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Originally published October 5, 2012 at 9:34 PM | Page modified October 5, 2012 at 10:56 PM

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Sunny days, but winter weather not far away

Even though Seattle is on an exceptional sunny streak expected to last at least into next week, agencies in the Take Winter By Storm campaign say now is the time to start preparing for winter.

Seattle Times staff reporter

Region's sunny autumn could give way to trouble

Build an emergency kit

Here's a partial list of essentials to get a family through at least three days without utilities. Separate kits should be prepared for the home, car and workplace.

Water: a gallon per person per day

Food: at least a three-day supply of nonperishables, and a manual can opener

Light: flashlights and extra batteries

Health: first-aid kit, supply of prescription medications

Warmth: thermal blankets and rain ponchos

Communication: a battery-powered or hand-crank radio, plus a NOAA weather radio

Insurance: copies of important documents

Links: For more winter-wise suggestions, see takewinterbystorm.org and seattletimes.com

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With blue skies overhead day after day — and no rain expected soon — it's hard to get people thinking about buying snow shovels.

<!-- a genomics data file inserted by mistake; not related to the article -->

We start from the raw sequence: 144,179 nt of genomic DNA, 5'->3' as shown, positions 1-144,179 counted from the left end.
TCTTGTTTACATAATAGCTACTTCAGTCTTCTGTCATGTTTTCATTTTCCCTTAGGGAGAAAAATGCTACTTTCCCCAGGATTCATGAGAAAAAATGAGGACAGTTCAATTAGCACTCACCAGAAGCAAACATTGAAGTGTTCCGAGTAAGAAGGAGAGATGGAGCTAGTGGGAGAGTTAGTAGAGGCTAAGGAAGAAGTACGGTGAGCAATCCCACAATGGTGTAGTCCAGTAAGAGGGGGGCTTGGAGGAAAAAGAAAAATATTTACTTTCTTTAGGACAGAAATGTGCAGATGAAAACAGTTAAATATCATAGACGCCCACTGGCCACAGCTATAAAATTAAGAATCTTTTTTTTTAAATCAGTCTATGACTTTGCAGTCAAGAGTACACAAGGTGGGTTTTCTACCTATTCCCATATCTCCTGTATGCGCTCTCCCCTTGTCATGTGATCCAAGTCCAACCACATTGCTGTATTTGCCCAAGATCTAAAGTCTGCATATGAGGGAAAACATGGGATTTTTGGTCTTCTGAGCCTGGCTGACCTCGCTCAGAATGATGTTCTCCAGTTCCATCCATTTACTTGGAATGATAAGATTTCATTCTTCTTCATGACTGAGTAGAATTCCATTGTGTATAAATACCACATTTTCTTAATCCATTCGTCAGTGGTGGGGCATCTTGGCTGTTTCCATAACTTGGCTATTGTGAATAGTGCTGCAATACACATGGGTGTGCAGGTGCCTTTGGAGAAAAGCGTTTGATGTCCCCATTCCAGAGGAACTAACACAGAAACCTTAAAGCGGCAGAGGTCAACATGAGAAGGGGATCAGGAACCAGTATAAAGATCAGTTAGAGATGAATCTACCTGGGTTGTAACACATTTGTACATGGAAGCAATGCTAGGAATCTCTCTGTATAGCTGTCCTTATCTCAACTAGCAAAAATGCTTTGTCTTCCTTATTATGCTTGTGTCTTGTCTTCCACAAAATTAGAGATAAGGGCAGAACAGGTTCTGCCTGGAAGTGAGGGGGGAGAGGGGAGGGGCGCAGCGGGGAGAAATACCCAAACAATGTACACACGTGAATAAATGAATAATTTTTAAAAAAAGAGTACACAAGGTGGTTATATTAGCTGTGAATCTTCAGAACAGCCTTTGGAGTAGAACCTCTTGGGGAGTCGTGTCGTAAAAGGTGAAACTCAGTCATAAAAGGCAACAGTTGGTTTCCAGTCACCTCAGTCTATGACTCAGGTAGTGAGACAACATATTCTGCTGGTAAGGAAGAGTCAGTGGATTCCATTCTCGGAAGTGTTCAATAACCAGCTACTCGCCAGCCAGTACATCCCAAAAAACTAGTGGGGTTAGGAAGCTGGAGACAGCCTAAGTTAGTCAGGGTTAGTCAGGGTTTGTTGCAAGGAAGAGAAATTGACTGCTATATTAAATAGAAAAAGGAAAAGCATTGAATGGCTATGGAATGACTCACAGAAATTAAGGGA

Or rounding up rain ponchos. Or wrapping pipes so they don't freeze.

But what you do in the next few weeks could determine how well you and your family cope with the soggy season to come.

"Winter will come, and it's going to mean storms," said Scott Thomsen, Seattle City Light spokesman. "You are going to get rain, and lots of it, and you could get some snow and ice."

Thomsen is a coordinator of the Take Winter By Storm campaign, a four-county, public-private partnership spreading the word about how Puget Sound-area residents can prepare for harsh weather.

While climate experts are trying to get a handle on what this winter may deliver, they note that bad weather doesn't wait until the official start of winter, which this year comes at 3:12 a.m. Dec. 21.

In fact, Friday marks the 50th anniversary of the granddaddy of all windstorms here, the Columbus Day Storm of Oct. 12, 1962.

That storm brought gusts that topped 100 mph in some Western Washington cities and 160 mph on the Washington coast.

It killed some 50 people from Northern California to British Columbia, cut power to a million homes and damaged more than 50,000 homes and businesses.

Much more recently, the Hanukkah Eve Storm of December 2006 caused hundreds of millions of dollars in damage and cut power to 1.5 million customers.

It also triggered the worst epidemic of carbon-monoxide poisoning in the country's history. More than 300 people were sickened and eight died (of the storm's total of 15 fatalities) as families without electricity turned to other sources of power or heat, such as charcoal grills or gasoline-powered generators in their homes.

Among the afflicted were many immigrants, some from countries where houses are less weather-tight and operating a grill indoors isn't as dangerous.

More than any other single event, it was that storm that sparked the Take Winter By Storm campaign.